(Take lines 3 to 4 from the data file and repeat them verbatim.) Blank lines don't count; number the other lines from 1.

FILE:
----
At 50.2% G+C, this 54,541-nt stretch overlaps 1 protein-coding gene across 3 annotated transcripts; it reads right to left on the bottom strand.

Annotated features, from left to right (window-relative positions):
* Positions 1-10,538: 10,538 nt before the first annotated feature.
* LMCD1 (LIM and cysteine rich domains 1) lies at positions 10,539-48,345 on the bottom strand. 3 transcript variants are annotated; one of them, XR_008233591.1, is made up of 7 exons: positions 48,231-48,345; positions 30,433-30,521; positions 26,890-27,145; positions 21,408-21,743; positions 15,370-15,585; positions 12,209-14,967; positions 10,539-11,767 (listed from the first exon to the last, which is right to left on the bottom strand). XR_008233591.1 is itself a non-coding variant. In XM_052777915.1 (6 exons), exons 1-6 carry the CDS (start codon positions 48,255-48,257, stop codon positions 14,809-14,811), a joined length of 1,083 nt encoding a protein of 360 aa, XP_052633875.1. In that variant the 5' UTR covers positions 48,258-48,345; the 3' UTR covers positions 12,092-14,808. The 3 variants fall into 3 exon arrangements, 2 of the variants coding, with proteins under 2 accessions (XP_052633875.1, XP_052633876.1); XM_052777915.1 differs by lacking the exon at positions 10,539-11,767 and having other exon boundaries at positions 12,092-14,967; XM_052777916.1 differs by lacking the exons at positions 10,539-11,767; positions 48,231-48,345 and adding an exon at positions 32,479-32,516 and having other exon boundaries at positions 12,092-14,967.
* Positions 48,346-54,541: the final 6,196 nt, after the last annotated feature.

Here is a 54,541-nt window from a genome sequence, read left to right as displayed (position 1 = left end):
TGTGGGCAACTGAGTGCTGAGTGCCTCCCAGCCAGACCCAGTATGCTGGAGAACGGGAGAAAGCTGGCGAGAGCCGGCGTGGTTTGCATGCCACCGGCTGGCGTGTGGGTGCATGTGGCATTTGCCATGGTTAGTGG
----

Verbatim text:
* Positions 1-10,538: 10,538 nt before the first annotated feature.
* LMCD1 (LIM and cysteine rich domains 1) lies at positions 10,539-48,345 on the bottom strand. 3 transcript variants are annotated; one of them, XR_008233591.1, is made up of 7 exons: positions 48,231-48,345; positions 30,433-30,521; positions 26,890-27,145; positions 21,408-21,743; positions 15,370-15,585; positions 12,209-14,967; positions 10,539-11,767 (listed from the first exon to the last, which is right to left on the bottom strand). XR_008233591.1 is itself a non-coding variant. In XM_052777915.1 (6 exons), exons 1-6 carry the CDS (start codon positions 48,255-48,257, stop codon positions 14,809-14,811), a joined length of 1,083 nt encoding a protein of 360 aa, XP_052633875.1. In that variant the 5' UTR covers positions 48,258-48,345; the 3' UTR covers positions 12,092-14,808. The 3 variants fall into 3 exon arrangements, 2 of the variants coding, with proteins under 2 accessions (XP_052633875.1, XP_052633876.1); XM_052777915.1 differs by lacking the exon at positions 10,539-11,767 and having other exon boundaries at positions 12,092-14,967; XM_052777916.1 differs by lacking the exons at positions 10,539-11,767; positions 48,231-48,345 and adding an exon at positions 32,479-32,516 and having other exon boundaries at positions 12,092-14,967.